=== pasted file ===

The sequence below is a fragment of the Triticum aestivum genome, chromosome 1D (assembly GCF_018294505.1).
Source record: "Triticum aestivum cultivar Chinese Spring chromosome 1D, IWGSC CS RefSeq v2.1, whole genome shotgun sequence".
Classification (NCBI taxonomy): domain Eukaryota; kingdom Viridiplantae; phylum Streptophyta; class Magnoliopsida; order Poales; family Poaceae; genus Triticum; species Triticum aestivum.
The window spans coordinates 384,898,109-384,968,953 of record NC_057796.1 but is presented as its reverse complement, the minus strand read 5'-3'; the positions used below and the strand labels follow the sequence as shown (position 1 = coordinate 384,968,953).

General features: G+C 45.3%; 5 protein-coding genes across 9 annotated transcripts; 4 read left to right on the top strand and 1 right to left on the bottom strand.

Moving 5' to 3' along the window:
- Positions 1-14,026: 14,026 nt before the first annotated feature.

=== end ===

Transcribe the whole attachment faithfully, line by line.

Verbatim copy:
The sequence below is a fragment of the Triticum aestivum genome, chromosome 1D (assembly GCF_018294505.1).
Source record: "Triticum aestivum cultivar Chinese Spring chromosome 1D, IWGSC CS RefSeq v2.1, whole genome shotgun sequence".
Classification (NCBI taxonomy): domain Eukaryota; kingdom Viridiplantae; phylum Streptophyta; class Magnoliopsida; order Poales; family Poaceae; genus Triticum; species Triticum aestivum.
The window spans coordinates 384,898,109-384,968,953 of record NC_057796.1 but is presented as its reverse complement, the minus strand read 5'-3'; the positions used below and the strand labels follow the sequence as shown (position 1 = coordinate 384,968,953).

General features: G+C 45.3%; 5 protein-coding genes across 9 annotated transcripts; 4 read left to right on the top strand and 1 right to left on the bottom strand.

Moving 5' to 3' along the window:
- Positions 1-14,026: 14,026 nt before the first annotated feature.